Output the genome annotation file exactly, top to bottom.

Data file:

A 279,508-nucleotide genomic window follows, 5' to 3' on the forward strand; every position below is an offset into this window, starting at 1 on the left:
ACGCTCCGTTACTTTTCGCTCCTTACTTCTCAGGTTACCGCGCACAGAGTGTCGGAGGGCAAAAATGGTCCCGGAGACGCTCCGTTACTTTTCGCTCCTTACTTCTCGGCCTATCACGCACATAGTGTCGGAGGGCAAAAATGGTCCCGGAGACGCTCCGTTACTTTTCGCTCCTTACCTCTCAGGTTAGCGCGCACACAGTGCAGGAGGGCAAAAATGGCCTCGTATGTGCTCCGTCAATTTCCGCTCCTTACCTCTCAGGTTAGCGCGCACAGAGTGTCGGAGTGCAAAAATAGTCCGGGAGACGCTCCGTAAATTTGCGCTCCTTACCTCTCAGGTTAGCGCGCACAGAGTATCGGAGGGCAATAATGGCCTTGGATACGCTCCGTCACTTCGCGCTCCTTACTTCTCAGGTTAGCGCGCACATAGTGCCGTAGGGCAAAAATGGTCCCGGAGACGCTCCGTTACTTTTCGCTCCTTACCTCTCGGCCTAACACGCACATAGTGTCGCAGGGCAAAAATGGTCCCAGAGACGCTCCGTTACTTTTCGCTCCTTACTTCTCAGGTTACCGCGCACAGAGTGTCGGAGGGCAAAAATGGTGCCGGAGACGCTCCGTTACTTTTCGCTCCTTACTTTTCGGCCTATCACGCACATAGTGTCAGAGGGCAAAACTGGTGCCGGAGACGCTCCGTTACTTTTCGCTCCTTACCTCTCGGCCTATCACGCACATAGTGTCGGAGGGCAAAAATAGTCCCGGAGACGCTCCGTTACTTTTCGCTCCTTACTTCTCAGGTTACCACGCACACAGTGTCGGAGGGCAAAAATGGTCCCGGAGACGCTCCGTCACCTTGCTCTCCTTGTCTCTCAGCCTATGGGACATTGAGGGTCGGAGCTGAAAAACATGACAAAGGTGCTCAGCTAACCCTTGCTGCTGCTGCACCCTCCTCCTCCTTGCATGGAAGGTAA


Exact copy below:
A 279,508-nucleotide genomic window follows, 5' to 3' on the forward strand; every position below is an offset into this window, starting at 1 on the left:
ACGCTCCGTTACTTTTCGCTCCTTACTTCTCAGGTTACCGCGCACAGAGTGTCGGAGGGCAAAAATGGTCCCGGAGACGCTCCGTTACTTTTCGCTCCTTACTTCTCGGCCTATCACGCACATAGTGTCGGAGGGCAAAAATGGTCCCGGAGACGCTCCGTTACTTTTCGCTCCTTACCTCTCAGGTTAGCGCGCACACAGTGCAGGAGGGCAAAAATGGCCTCGTATGTGCTCCGTCAATTTCCGCTCCTTACCTCTCAGGTTAGCGCGCACAGAGTGTCGGAGTGCAAAAATAGTCCGGGAGACGCTCCGTAAATTTGCGCTCCTTACCTCTCAGGTTAGCGCGCACAGAGTATCGGAGGGCAATAATGGCCTTGGATACGCTCCGTCACTTCGCGCTCCTTACTTCTCAGGTTAGCGCGCACATAGTGCCGTAGGGCAAAAATGGTCCCGGAGACGCTCCGTTACTTTTCGCTCCTTACCTCTCGGCCTAACACGCACATAGTGTCGCAGGGCAAAAATGGTCCCAGAGACGCTCCGTTACTTTTCGCTCCTTACTTCTCAGGTTACCGCGCACAGAGTGTCGGAGGGCAAAAATGGTGCCGGAGACGCTCCGTTACTTTTCGCTCCTTACTTTTCGGCCTATCACGCACATAGTGTCAGAGGGCAAAACTGGTGCCGGAGACGCTCCGTTACTTTTCGCTCCTTACCTCTCGGCCTATCACGCACATAGTGTCGGAGGGCAAAAATAGTCCCGGAGACGCTCCGTTACTTTTCGCTCCTTACTTCTCAGGTTACCACGCACACAGTGTCGGAGGGCAAAAATGGTCCCGGAGACGCTCCGTCACCTTGCTCTCCTTGTCTCTCAGCCTATGGGACATTGAGGGTCGGAGCTGAAAAACATGACAAAGGTGCTCAGCTAACCCTTGCTGCTGCTGCACCCTCCTCCTCCTTGCATGGAAGGTAA